In Australia, Norway qualified for the knockout rounds after finishing in second place in a group that contained The United States, China PR and Nigeria. The Norwegians suffered their only loss of the tournament in the group stages, a 2-0 result against the Americans.

In the semi-finals, Norway edged past the mighty Germany 1-0, before gaining revenge over the United States for the group loss in the final. But it was far from a straightforward victory for the Norwegians at the Sydney Football Stadium.

Norway were leading 2-1 thanks to goals from Gro Espeseth and Ragnhild Øren Gulbrandsen earlier in the game, but deep into injury-time and with victory in sight, Tiffeny Milbret equalised for the United States.

A Premier League branded football

Extra-time followed, and Norway fought back – Dagne Mellgren scored a 102’ minute winner to secure a memorable 3-2 win.

The lean years

Norway have also competed in the Algarve Cup, an invitational tournament set up each year by the Portuguese football association.

With the exception of the 2016 competition, which they did not enter, the Norwegians have taken part in the Algarve Cup every year since its inception in 1994. They won four of the first five tournaments in Portugal (1994,1996, 1997 and 1998) while their most recent win came in 2019.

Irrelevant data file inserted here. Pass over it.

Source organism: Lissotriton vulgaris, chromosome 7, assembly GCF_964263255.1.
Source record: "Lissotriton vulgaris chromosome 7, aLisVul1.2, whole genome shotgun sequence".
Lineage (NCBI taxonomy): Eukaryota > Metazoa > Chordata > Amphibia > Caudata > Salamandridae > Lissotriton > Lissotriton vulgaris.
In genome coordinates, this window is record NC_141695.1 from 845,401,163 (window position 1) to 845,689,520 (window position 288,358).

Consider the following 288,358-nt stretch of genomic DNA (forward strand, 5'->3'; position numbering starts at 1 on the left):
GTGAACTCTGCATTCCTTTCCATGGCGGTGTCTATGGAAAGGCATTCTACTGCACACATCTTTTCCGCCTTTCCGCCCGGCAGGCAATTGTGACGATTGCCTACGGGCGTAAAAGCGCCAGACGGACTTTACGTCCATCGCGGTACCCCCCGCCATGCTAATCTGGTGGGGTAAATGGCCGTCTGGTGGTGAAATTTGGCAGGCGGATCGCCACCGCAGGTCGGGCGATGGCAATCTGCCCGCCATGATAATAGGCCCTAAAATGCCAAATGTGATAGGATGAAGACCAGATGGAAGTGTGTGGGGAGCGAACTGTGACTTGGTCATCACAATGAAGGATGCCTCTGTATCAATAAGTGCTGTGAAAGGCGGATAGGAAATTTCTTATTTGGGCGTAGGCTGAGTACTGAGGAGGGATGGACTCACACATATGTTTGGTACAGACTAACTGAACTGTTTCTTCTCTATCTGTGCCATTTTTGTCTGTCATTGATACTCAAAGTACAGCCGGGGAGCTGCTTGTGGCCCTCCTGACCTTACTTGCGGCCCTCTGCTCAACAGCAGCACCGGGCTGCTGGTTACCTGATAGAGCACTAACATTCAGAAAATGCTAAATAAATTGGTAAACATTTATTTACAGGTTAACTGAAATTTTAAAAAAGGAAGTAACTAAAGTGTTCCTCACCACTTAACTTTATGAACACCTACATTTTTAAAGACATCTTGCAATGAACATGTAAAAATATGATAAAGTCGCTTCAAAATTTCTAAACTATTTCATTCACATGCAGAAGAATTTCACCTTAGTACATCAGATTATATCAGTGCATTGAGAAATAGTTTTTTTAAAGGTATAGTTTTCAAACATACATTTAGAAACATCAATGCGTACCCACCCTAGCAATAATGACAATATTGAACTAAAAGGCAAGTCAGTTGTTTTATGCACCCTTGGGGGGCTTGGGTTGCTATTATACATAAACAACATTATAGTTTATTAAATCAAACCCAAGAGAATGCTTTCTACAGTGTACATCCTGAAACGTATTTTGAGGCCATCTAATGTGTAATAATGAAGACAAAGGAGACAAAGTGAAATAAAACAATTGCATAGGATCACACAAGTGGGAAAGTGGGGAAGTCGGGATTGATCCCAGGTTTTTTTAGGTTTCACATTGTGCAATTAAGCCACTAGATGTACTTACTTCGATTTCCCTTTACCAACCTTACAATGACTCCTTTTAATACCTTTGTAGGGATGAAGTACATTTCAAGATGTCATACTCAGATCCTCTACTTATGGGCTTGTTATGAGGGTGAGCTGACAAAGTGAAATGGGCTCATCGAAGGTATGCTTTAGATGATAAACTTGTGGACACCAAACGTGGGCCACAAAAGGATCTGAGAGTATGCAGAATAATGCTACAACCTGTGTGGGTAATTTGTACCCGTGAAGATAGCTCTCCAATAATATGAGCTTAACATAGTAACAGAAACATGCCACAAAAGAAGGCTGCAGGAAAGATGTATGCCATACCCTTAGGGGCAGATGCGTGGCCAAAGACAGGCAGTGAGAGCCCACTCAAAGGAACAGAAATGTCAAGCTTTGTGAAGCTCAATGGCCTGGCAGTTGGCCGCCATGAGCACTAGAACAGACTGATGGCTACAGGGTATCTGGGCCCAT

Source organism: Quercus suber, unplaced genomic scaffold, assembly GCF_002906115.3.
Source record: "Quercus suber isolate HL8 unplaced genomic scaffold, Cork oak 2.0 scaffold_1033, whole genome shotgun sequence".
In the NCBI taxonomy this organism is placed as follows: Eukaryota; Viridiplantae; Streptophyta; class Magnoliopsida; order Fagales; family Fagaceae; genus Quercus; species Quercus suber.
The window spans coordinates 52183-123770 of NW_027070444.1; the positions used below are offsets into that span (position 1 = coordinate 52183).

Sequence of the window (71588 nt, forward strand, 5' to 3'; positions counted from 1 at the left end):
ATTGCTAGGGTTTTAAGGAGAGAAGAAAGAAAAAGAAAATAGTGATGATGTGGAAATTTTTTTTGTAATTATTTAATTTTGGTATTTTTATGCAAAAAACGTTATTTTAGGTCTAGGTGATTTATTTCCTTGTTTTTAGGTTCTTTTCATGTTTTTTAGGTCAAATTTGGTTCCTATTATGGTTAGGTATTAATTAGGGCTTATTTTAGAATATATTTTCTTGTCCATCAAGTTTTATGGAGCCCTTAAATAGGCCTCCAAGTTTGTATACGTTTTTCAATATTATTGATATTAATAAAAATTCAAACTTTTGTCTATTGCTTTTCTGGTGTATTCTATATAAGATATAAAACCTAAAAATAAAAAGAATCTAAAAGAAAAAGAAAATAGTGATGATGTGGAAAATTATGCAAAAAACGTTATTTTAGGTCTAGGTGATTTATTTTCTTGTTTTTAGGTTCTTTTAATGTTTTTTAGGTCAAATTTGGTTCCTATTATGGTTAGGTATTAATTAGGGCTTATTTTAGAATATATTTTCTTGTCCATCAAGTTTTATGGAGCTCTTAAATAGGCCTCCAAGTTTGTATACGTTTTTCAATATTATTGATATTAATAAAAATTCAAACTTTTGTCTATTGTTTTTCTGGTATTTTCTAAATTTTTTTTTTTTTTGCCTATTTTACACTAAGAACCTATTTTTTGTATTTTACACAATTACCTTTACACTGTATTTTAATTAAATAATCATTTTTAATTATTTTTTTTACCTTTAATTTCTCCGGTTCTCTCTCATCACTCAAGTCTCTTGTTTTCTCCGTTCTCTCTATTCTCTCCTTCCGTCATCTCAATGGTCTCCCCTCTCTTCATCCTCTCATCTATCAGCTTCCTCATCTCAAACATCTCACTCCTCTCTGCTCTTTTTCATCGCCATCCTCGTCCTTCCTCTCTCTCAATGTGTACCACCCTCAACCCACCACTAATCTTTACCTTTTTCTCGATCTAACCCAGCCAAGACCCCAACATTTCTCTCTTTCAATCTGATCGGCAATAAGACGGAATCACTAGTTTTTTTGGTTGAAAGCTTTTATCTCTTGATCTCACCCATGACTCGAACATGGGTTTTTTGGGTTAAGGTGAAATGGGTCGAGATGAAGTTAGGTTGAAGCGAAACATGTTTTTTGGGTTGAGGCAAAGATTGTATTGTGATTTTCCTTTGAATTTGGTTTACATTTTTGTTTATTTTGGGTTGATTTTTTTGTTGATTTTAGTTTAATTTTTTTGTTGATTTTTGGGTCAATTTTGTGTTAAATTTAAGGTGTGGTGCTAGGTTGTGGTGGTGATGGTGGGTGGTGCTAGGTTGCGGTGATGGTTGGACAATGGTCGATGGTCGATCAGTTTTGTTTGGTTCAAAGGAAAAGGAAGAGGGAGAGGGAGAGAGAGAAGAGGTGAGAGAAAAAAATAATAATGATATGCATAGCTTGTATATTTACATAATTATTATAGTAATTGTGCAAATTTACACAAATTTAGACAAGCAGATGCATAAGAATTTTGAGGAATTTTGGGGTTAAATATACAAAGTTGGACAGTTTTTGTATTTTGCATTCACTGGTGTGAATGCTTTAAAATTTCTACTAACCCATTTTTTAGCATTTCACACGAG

That win in 2019, even though it was only a minor competition, ended a lean period for Norway – it was their first trophy since their Olympic game’s gold at the 2000 Sydney games.

Not many football teams, women’s or men’s, can claim to be European, World and Olympic champions – but that is exactly what the Norwegian team can boast.

They have taken part in the European Championships on 11 occasions, have made eight World Cup appearances and three Olympic games appearances in the space of 23 years. And they have already had far more success than their male counterparts in the sport. 

Famous players

Undoubtedly Norway's most famous player is Ada Hegerberg. The striker, who currently plays for Olympique Lyonnais in France, is one of the most talented and famous players in women’s football.

Ada Hegerberg playing for Lyon. Photo: Victor Velter / Shutterstock.com.
Ada Hegerberg playing for Lyon. Photo: Victor Velter / Shutterstock.com.

Hegerberg was capped by Norway 66 times and scored 38 goals between 2011 and 2017.

But in 2017, Hegerberg retired from international football. It was, in part, a protest against how the Norwegian Football Federation deals with aspects of women’s football in Norway.

Hegerberg commented that her time playing for Norway was “deeply depressing” at times and that it left her “mentally broken”.

It is a sad situation, not least because she is undoubtedly one of the most talented female footballers to have come out of Norway.

Norway’s most capped player is Hege Riise, a midfielder who made 188 appearances between 1990 and 2004. The country’s all-time top scorer is Isabell Herlovsen with 67 goals. The striker has been a great servant to the national team with a 133 caps since her debut in 2005.

Another of Norway’s talented current crop is winger Caroline Graham Hansen. The 26-year-old Barcelona player is a joy to watch with the ball at her feet while her acceleration and pace complement that excellent technique.

She has picked up 85 caps for the national team so far and has scored 38 goals since her debut in 2011.

About Mathew Paul Gundersen

Mathew is a British (og litt Norsk) guy living in Stavanger, Norway. He is a journalist, a literature student and a keen runner (amongst other things).